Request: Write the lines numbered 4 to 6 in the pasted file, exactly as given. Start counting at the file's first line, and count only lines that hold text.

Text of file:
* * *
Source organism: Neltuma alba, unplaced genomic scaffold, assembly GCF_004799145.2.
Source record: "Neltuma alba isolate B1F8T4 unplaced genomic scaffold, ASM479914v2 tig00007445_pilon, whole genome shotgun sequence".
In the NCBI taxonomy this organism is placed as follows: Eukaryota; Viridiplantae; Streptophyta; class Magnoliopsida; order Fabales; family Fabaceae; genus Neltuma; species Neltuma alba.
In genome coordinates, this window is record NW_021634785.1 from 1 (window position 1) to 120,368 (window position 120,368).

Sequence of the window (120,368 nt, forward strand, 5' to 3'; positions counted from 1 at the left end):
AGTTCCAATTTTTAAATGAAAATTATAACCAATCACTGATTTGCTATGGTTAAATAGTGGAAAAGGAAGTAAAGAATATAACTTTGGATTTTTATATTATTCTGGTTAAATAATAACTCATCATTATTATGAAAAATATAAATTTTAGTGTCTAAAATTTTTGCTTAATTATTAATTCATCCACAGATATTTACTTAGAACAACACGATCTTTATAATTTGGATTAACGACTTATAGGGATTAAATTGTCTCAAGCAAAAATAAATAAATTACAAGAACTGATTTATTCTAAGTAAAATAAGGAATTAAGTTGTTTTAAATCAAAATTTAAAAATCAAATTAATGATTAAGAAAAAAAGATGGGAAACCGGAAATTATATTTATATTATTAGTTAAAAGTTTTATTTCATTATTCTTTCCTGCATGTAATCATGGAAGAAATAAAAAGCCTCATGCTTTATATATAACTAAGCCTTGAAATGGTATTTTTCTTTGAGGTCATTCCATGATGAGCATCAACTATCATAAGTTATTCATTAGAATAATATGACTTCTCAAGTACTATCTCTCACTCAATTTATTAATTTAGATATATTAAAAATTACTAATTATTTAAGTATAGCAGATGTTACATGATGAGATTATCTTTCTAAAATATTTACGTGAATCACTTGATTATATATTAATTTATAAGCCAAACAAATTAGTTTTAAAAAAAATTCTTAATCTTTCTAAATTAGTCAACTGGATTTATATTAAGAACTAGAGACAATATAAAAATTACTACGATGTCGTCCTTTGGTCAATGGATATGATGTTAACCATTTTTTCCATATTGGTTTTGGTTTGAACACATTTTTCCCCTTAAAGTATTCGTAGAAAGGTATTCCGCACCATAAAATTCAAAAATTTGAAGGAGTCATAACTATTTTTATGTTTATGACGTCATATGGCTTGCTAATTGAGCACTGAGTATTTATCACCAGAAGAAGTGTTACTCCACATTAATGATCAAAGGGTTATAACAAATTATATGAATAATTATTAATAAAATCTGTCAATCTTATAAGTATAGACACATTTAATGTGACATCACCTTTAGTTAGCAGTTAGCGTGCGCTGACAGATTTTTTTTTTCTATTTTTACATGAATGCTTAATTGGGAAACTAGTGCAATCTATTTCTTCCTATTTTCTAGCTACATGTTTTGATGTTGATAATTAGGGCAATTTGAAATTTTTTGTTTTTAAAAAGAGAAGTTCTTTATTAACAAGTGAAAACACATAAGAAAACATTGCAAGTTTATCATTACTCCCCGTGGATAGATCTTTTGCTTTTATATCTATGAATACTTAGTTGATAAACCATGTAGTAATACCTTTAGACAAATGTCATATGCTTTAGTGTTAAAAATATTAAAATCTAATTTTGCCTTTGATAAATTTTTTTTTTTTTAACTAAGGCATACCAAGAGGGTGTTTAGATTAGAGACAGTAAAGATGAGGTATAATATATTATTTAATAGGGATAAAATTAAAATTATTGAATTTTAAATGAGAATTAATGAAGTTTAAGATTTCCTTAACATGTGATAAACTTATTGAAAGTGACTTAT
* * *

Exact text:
In genome coordinates, this window is record NW_021634785.1 from 1 (window position 1) to 120,368 (window position 120,368).

Sequence of the window (120,368 nt, forward strand, 5' to 3'; positions counted from 1 at the left end):
AGTTCCAATTTTTAAATGAAAATTATAACCAATCACTGATTTGCTATGGTTAAATAGTGGAAAAGGAAGTAAAGAATATAACTTTGGATTTTTATATTATTCTGGTTAAATAATAACTCATCATTATTATGAAAAATATAAATTTTAGTGTCTAAAATTTTTGCTTAATTATTAATTCATCCACAGATATTTACTTAGAACAACACGATCTTTATAATTTGGATTAACGACTTATAGGGATTAAATTGTCTCAAGCAAAAATAAATAAATTACAAGAACTGATTTATTCTAAGTAAAATAAGGAATTAAGTTGTTTTAAATCAAAATTTAAAAATCAAATTAATGATTAAGAAAAAAAGATGGGAAACCGGAAATTATATTTATATTATTAGTTAAAAGTTTTATTTCATTATTCTTTCCTGCATGTAATCATGGAAGAAATAAAAAGCCTCATGCTTTATATATAACTAAGCCTTGAAATGGTATTTTTCTTTGAGGTCATTCCATGATGAGCATCAACTATCATAAGTTATTCATTAGAATAATATGACTTCTCAAGTACTATCTCTCACTCAATTTATTAATTTAGATATATTAAAAATTACTAATTATTTAAGTATAGCAGATGTTACATGATGAGATTATCTTTCTAAAATATTTACGTGAATCACTTGATTATATATTAATTTATAAGCCAAACAAATTAGTTTTAAAAAAAATTCTTAATCTTTCTAAATTAGTCAACTGGATTTATATTAAGAACTAGAGACAATATAAAAATTACTACGATGTCGTCCTTTGGTCAATGGATATGATGTTAACCATTTTTTCCATATTGGTTTTGGTTTGAACACATTTTTCCCCTTAAAGTATTCGTAGAAAGGTATTCCGCACCATAAAATTCAAAAATTTGAAGGAGTCATAACTATTTTTATGTTTATGACGTCATATGGCTTGCTAATTGAGCACTGAGTATTTATCACCAGAAGAAGTGTTACTCCACATTAATGATCAAAGGGTTATAACAAATTATATGAATAATTATTAATAAAATCTGTCAATCTTATAAGTATAGACACATTTAATGTGACATCACCTTTAGTTAGCAGTTAGCGTGCGCTGACAGATTTTTTTTTTCTATTTTTACATGAATGCTTAATTGGGAAACTAGTGCAATCTATTTCTTCCTATTTTCTAGCTACATGTTTTGATGTTGATAATTAGGGCAATTTGAAATTTTTTGTTTTTAAAAAGAGAAGTTCTTTATTAACAAGTGAAAACACATAAGAAAACATTGCAAGTTTATCATTACTCCCCGTGGATAGATCTTTTGCTTTTATATCTATGAATACTTAGTTGATAAACCATGTAGTAATACCTTTAGACAAATGTCATATGCTTTAGTGTTAAAAATATTAAAATCTAATTTTGCCTTTGATAAATTTTTTTTTTTTTAACTAAGGCATACCAAGAGGGTGTTTAGATTAGAGACAGTAAAGATGAGGTATAATATATTATTTAATAGGGATAAAATTAAAATTATTGAATTTTAAATGAGAATTAATGAAGTTTAAGATTTCCTTAACATGTGATAAACTTATTGAAAGTGACTTAT